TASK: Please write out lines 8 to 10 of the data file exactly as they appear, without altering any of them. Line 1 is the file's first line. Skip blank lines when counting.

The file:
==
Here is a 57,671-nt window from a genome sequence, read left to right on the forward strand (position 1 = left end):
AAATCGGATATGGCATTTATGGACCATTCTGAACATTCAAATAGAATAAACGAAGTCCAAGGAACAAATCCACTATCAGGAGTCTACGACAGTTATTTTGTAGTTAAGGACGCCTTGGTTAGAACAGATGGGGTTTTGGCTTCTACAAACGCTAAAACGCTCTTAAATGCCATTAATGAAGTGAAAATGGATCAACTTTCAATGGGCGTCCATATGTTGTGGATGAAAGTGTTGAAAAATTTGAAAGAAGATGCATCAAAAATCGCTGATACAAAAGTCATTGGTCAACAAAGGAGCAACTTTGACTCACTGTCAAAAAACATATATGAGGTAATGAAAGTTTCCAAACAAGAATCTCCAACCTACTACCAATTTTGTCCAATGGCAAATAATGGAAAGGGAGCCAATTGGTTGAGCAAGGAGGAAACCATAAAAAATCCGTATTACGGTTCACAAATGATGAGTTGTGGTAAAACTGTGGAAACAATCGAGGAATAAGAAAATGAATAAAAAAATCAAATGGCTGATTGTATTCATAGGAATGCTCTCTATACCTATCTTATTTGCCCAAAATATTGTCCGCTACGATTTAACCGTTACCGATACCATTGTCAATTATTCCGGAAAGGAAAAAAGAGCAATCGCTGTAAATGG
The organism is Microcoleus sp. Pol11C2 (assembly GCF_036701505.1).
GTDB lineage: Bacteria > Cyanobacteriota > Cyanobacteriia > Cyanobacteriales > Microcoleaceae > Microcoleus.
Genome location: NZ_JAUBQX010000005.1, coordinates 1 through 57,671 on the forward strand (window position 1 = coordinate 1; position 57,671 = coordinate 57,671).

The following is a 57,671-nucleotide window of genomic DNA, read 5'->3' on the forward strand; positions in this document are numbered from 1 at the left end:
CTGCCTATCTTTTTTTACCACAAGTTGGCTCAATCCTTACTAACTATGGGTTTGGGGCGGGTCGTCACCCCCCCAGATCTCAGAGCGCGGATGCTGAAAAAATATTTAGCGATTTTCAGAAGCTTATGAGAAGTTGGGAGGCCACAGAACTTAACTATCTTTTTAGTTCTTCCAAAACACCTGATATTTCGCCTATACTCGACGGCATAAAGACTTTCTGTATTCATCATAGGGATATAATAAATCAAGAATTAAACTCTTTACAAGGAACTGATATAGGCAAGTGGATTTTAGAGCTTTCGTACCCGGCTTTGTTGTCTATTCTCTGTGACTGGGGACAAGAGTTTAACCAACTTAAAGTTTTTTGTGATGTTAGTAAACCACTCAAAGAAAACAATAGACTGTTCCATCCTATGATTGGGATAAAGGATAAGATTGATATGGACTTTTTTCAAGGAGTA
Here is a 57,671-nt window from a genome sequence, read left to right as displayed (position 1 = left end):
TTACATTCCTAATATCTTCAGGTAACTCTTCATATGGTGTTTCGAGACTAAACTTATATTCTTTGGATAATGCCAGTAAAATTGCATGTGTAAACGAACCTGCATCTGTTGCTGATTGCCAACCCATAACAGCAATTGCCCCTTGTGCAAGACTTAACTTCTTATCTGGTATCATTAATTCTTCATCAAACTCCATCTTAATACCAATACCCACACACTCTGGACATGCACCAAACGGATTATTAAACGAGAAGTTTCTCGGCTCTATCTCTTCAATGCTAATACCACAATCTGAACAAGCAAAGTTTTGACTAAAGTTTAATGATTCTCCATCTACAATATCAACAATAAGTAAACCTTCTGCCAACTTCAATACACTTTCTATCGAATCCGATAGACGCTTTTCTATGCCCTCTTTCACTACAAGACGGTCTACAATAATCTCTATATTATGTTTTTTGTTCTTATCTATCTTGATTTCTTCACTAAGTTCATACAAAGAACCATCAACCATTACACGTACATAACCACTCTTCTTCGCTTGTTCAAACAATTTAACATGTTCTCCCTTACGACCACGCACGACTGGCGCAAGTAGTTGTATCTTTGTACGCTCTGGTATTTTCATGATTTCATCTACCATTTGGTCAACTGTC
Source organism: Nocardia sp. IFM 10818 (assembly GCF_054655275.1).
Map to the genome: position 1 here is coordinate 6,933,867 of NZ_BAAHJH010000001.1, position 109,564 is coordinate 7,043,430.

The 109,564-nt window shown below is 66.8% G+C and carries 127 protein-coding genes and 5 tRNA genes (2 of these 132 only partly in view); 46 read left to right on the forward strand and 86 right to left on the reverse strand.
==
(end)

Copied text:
Here is a 57,671-nt window from a genome sequence, read left to right as displayed (position 1 = left end):
TTACATTCCTAATATCTTCAGGTAACTCTTCATATGGTGTTTCGAGACTAAACTTATATTCTTTGGATAATGCCAGTAAAATTGCATGTGTAAACGAACCTGCATCTGTTGCTGATTGCCAACCCATAACAGCAATTGCCCCTTGTGCAAGACTTAACTTCTTATCTGGTATCATTAATTCTTCATCAAACTCCATCTTAATACCAATACCCACACACTCTGGACATGCACCAAACGGATTATTAAACGAGAAGTTTCTCGGCTCTATCTCTTCAATGCTAATACCACAATCTGAACAAGCAAAGTTTTGACTAAAGTTTAATGATTCTCCATCTACAATATCAACAATAAGTAAACCTTCTGCCAACTTCAATACACTTTCTATCGAATCCGATAGACGCTTTTCTATGCCCTCTTTCACTACAAGACGGTCTACAATAATCTCTATATTATGTTTTTTGTTCTTATCTATCTTGATTTCTTCACTAAGTTCATACAAAGAACCATCAACCATTACACGTACATAACCACTCTTCTTCGCTTGTTCAAACAATTTAACATGTTCTCCCTTACGACCACGCACGACTGGCGCAAGTAGTTGTATCTTTGTACGCTCTGGTATTTTCATGATTTCATCTACCATTTGGTCAACTGTC
Source organism: Nocardia sp. IFM 10818 (assembly GCF_054655275.1).